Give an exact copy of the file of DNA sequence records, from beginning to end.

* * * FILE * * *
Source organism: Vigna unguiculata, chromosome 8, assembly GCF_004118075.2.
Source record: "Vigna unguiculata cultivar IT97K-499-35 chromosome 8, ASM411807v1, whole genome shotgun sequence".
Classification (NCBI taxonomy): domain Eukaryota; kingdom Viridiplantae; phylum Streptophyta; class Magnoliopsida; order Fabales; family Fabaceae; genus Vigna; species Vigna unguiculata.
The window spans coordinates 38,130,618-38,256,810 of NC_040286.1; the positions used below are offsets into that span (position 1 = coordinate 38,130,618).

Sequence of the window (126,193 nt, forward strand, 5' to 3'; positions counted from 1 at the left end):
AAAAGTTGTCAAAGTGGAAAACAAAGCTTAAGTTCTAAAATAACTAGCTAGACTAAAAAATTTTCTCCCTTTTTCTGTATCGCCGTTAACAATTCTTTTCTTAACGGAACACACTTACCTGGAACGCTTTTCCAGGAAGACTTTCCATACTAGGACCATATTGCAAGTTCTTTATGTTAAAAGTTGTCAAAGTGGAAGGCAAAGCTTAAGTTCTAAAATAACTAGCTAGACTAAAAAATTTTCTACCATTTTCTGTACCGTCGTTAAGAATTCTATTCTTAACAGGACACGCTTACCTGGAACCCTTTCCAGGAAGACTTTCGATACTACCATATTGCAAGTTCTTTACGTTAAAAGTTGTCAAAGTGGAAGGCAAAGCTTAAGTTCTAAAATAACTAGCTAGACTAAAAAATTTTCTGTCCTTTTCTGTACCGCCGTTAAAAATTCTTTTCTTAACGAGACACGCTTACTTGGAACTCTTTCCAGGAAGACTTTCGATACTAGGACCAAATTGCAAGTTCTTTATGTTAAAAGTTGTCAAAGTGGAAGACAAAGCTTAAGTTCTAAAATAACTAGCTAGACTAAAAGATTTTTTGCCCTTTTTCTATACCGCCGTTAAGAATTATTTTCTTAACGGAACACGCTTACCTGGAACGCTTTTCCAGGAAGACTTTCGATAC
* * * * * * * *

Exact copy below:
Source organism: Vigna unguiculata, chromosome 8, assembly GCF_004118075.2.
Source record: "Vigna unguiculata cultivar IT97K-499-35 chromosome 8, ASM411807v1, whole genome shotgun sequence".
Classification (NCBI taxonomy): domain Eukaryota; kingdom Viridiplantae; phylum Streptophyta; class Magnoliopsida; order Fabales; family Fabaceae; genus Vigna; species Vigna unguiculata.
The window spans coordinates 38,130,618-38,256,810 of NC_040286.1; the positions used below are offsets into that span (position 1 = coordinate 38,130,618).

Sequence of the window (126,193 nt, forward strand, 5' to 3'; positions counted from 1 at the left end):
AAAAGTTGTCAAAGTGGAAAACAAAGCTTAAGTTCTAAAATAACTAGCTAGACTAAAAAATTTTCTCCCTTTTTCTGTATCGCCGTTAACAATTCTTTTCTTAACGGAACACACTTACCTGGAACGCTTTTCCAGGAAGACTTTCCATACTAGGACCATATTGCAAGTTCTTTATGTTAAAAGTTGTCAAAGTGGAAGGCAAAGCTTAAGTTCTAAAATAACTAGCTAGACTAAAAAATTTTCTACCATTTTCTGTACCGTCGTTAAGAATTCTATTCTTAACAGGACACGCTTACCTGGAACCCTTTCCAGGAAGACTTTCGATACTACCATATTGCAAGTTCTTTACGTTAAAAGTTGTCAAAGTGGAAGGCAAAGCTTAAGTTCTAAAATAACTAGCTAGACTAAAAAATTTTCTGTCCTTTTCTGTACCGCCGTTAAAAATTCTTTTCTTAACGAGACACGCTTACTTGGAACTCTTTCCAGGAAGACTTTCGATACTAGGACCAAATTGCAAGTTCTTTATGTTAAAAGTTGTCAAAGTGGAAGACAAAGCTTAAGTTCTAAAATAACTAGCTAGACTAAAAGATTTTTTGCCCTTTTTCTATACCGCCGTTAAGAATTATTTTCTTAACGGAACACGCTTACCTGGAACGCTTTTCCAGGAAGACTTTCGATAC